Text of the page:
It is unclear why the government considers the current regulations on foreign NGOs to be inadequate. The Provisional Regulations on Control of Foreign Boards of Commerce (外国商会管理暂行规定) and Regulations for the Management of Foundations (基金会管理条例) already stipulate the registration, management, accounting, and reporting requirements of foreign business associations and foundations that want to establish a representative office in China. The latter requires foreign foundations to seek “double registration.”  First, they must receive the approval of an appropriate government agency or government-appointed body to act as its Professional Supervisory Unit (业务主管单位, PSU).  Then they must receive the approval of the Ministry of Civil Affairs (MCA) or its offices at the provincial, autonomous region, or municipality levels.  Only then can their representative offices be legally registered in China. Some foreign NGOs that operate in China are already registered under this legal framework, while others register as businesses or business associations, which have fewer stringent registration requirements, or do not register at all.[7] China’s Criminal Law already addresses fraud and other economic crimes.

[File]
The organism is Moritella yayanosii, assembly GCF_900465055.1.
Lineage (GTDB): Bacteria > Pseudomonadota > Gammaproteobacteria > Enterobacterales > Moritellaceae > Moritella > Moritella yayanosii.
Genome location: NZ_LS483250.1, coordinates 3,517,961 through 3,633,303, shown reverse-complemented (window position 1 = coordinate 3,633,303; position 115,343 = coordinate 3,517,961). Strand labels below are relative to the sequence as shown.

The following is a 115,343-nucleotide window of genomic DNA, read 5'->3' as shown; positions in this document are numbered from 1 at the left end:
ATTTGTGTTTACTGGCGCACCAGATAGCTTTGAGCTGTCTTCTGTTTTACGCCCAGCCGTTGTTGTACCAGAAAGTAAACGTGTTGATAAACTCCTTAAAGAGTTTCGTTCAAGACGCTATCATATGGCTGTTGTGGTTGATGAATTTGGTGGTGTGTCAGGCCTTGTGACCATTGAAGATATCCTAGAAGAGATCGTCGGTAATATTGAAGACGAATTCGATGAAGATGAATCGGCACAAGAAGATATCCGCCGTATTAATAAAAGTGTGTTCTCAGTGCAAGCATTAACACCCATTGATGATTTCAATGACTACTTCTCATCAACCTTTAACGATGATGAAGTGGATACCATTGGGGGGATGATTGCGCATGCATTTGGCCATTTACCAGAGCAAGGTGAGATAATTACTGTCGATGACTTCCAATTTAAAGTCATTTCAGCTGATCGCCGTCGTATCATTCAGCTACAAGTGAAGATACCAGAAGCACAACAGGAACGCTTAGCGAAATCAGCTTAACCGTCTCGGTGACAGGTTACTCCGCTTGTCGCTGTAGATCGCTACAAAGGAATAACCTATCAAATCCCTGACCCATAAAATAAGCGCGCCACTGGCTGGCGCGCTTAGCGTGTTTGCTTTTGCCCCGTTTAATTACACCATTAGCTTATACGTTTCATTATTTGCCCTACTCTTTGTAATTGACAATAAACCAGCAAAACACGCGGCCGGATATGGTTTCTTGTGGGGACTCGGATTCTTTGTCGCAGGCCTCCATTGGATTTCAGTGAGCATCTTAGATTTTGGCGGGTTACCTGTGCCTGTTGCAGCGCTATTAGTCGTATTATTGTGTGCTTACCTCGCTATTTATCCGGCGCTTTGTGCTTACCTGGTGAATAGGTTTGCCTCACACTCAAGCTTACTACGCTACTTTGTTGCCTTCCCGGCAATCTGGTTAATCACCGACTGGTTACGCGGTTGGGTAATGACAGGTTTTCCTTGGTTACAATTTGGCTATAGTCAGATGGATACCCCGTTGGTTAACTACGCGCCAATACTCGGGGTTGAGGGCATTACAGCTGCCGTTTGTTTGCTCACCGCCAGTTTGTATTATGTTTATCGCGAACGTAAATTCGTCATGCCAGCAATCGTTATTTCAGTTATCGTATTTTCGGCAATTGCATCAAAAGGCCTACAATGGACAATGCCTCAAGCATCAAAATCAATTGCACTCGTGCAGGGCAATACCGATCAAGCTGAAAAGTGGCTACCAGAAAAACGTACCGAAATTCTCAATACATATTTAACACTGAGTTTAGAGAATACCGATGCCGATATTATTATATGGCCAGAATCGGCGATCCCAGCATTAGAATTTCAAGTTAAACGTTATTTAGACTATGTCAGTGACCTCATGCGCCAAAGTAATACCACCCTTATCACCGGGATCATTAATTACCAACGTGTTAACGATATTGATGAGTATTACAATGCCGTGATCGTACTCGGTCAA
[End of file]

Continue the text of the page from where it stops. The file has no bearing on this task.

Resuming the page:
Our specific concerns about the draft law, particularly as they reflect recent efforts to significantly limit human rights, include:

1. Broad and Vague Limitations on Foreign Organizations